Reading for Today:
2 Samuel 17:1–18:33
2 Samuel 17:7–13 Providentially, the Lord took control of the situation through the counsel of Hushai (15:32) who advised Absalom in such a way as to give David time to prepare for war with Absalom. Hushai’s plan seemed best to the elders. It had two features: 1) the need for an army larger than 12,000 (v. 1), so that Absalom would not lose, and 2) the king leading the army into battle (an appeal to Absalom’s arrogance).
2 Samuel 17:14 the LORD had purposed. The text notes that Ahithophel’s advice was rejected by Absalom because the Lord had determined to defeat the rebellion of Absalom, as prayed for by David (15:31). God’s providence was controlling all the intrigues among the usurper’s counselors.
2 Samuel 18:33 my son. Repeated 5 times in this verse, David lamented the death of Absalom, his son (19:5). In spite of all the harm that Absalom had caused, David was preoccupied with his personal loss in a melancholy way that seems to be consistent with his weakness as a father. It was an unwarranted zeal for such a worthless son and a warning about the pitiful results of sin.
John 7:31 many…believed. Divided conviction existed among the people regarding Jesus. While some wanted to seize Him, a small remnant of genuine believers existed among the crowds. The question here anticipates a negative answer, i.e., the Messiah could do no greater kinds of miracles than those Jesus had done.
John 7:37–52 This section catalogues the different reactions of people to Jesus’ claims. These reactions have become universal patterns for reactions to Him through the ages. This section may be divided into the claim of Christ (vv. 37–39) and the reactions to Christ (vv. 40–52). The reactions may be subdivided into 5 sections: 1) the reaction of the convinced (vv. 40,41a); 2) the reaction of the contrary (vv. 41b,42); 3) the reaction of the hostile (vv. 43, 44); 4) the rejection of the confused (vv. 45, 46); and 5) the reaction of the religious authorities (vv. 47–52).
DAY 23: What does the “living water” have to do with Jesus?
A tradition grew up in the few centuries before Jesus that on the 7 days of the Feast of Tabernacles, a golden container filled with water from the pool of Siloam was carried in procession by the high priest back to the temple. As the procession came to the Watergate on the south side of the inner temple court, 3 trumpet blasts were made to mark the joy of the occasion and the people recited Isaiah 12:3, “With joy you will draw water from the wells of salvation.” At the temple, while onlookers watched, the priests would march around the altar with the water container while the temple choir sang the Hallel (Pss. 113–118).The water was offered in sacrifice to God at the time of the morning sacrifice. The use of the water symbolized the blessing of adequate rainfall for crops.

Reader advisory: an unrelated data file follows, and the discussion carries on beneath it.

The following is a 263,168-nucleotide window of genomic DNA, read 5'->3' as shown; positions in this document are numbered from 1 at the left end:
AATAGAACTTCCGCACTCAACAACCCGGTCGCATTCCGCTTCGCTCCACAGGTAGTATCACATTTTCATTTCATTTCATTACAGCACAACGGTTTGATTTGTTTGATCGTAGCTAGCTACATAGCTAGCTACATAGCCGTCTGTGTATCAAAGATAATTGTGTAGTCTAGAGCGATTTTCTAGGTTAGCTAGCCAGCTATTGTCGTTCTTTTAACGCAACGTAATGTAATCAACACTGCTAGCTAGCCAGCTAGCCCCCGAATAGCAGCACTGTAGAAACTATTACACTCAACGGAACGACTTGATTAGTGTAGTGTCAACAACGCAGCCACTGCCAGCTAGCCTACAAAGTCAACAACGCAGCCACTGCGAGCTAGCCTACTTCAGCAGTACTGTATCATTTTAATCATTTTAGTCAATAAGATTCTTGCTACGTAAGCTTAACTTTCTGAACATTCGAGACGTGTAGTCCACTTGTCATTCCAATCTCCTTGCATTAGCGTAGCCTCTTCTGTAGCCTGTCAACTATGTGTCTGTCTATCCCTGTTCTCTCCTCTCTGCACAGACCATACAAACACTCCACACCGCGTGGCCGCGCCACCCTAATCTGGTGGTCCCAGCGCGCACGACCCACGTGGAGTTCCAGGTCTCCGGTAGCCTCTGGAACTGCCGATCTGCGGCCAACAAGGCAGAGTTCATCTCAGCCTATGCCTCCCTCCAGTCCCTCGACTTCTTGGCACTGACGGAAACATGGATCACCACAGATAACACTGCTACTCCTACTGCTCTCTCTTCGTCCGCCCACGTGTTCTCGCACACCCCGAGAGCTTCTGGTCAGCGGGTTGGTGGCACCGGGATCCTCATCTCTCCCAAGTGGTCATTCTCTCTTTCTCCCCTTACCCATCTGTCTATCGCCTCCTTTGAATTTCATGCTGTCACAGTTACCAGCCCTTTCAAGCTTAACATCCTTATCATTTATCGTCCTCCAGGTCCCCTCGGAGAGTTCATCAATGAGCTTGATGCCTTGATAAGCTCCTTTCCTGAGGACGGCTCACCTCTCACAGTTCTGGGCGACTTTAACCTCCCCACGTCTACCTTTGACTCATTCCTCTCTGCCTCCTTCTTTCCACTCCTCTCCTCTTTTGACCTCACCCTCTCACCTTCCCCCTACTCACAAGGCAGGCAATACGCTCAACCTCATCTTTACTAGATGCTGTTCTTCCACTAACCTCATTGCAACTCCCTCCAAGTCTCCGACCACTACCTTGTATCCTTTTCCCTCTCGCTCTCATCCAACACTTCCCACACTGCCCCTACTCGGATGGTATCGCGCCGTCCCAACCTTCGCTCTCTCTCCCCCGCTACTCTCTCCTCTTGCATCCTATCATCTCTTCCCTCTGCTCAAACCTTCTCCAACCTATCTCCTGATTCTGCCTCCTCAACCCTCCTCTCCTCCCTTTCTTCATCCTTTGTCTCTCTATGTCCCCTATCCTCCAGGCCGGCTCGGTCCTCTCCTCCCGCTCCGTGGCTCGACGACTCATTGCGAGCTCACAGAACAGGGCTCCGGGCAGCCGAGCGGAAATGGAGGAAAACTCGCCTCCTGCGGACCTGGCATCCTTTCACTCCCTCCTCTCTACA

In John 7:37, Jesus used this event as an object lesson and opportunity to make a very public invitation on the last day of the feast for His people to accept Him as the living water. His words recall Isaiah 55:1. “If anyone thirsts, let him come to Me and drink.” These 3 words summarize the gospel invitation. A recognition of need leads to an approach to the source of provision, followed by receiving what is needed. The thirsty, needy soul feels the craving to come to the Savior and drink, i.e., receive the salvation that He offers.
“Out of his heart will flow rivers of living water” (v. 38).The water-pouring rite was also associated within Jewish tradition as a foreshadowing of the eschatological rivers of living water foreseen in Ezekiel 47:1–9 and Zechariah 13:1.The significance of Jesus’ invitation centers in the fact that He was the fulfillment of all the Feast of Tabernacles anticipated, i.e., He was the One who provided the living water that gives eternal life to man (4:10, 11). By this “He spoke concerning the Spirit” (v. 39). The impartation of the Holy Spirit is the source of spiritual and eternal life.
From The MacArthur Daily Bible Copyright © 2003. Used by permission of Thomas Nelson Bibles, a division of Thomas Nelson, Inc, Nashville, TN 37214, www.thomasnelson.com.